War News Radio

Yesterday, a young woman walked into my store in Brooklyn.  She browsed a bit and we chatted.  As is usual these days, the subject of the war in Iraq and the London bombing came up.

She told me that she is involved in a web-radio weekly half-hour broadcast called War News Radio, a program that, according to its website:

fills the gaps in the media’s coverage of the war in Iraq by airing new voices and perspectives, both personal and historical, in a balanced and in-depth manner.

In turn, I told her something about dKos and BoomanTribune (she was aware of dKos, but didn’t realize–I think–the extent of it).  Then, I promised to listen to the show and, if it were good, tell others about it.
When I listened, I discovered that her name is Amelia Templeton (she’d told me the Amelia part), one of the hosts of the show–and I am glad I listened.  The show is a Swarthmore College (in Pennsylvania) project and I assume that Templeton is either a student there or a recent graduate.

This week’s show included a piece on the American Friends Service Committee’s Eyes Wide Open project featuring quick reaction interviews with viewers of the rows of boots and shoes that symbolize the American military and Iraqi deaths in the war.  This was followed by a review of a number of new books about Iraq that slyly parodied the standard “beach book” reviews that are ubiquitous elsewhere, these days.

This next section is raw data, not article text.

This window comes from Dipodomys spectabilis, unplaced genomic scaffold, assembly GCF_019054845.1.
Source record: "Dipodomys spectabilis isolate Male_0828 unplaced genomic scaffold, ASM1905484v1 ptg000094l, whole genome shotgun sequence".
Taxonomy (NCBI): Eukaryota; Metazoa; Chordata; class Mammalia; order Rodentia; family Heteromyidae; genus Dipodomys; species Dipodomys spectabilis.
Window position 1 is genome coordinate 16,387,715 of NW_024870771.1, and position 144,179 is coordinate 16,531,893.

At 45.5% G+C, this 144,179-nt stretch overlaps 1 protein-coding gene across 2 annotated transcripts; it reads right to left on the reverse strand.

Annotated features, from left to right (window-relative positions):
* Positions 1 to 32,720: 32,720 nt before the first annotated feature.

What made the show most interesting, however, were the following three segments.  All of them were meant to help show Americans that Iraqis have lives that go on, no matter the conflict–that Iraqis, to use the cliche, “are people, too.”  The first of these informed about summer weather in Iraq and the sartorial problems it brings, both for American soldiers and Iraqi civilians.  The second told me about Iraqi vacationers–how many are finding their options out of the country limited (other countries are worried they will claim refugee status) but are still enjoying vacations in Jordan and Egypt.  I also learned that the Kurdish highlands have always been a favorite in-country destination, but that, now, even though it is relatively safe, there, rooms are hard to get because the government holds many of its meetings there.  The third story provided a short history of the religious divisions that plague Iraq and much of the Middle East.

I’m glad Amelia walked into my store.  It’s important, especially now, for people to be talking face-to-face about Iraq.  We can’t shy away just because it’s an emotional issue.  We both recognized that and were able to engage in discussion–and our connection will, I am sure, give me the courage to bring up the war even more often in the future.

Also, I’m happy to learn about her program and will listen in the future.  One of the greatest problems we face is our tendency to vilify–and many Americans have vilified almost all Iraqis (even though they know that the insurgents are a small part of the population).  This show brings the Iraqis back into a proper, human perspective.

It’s projects like War News Radio that give me hope that, for all the continued bombast and chest-thumping that surrounds us, Americans are beginning to learn that the path we have chosen is nothing more than a new trail of tears.

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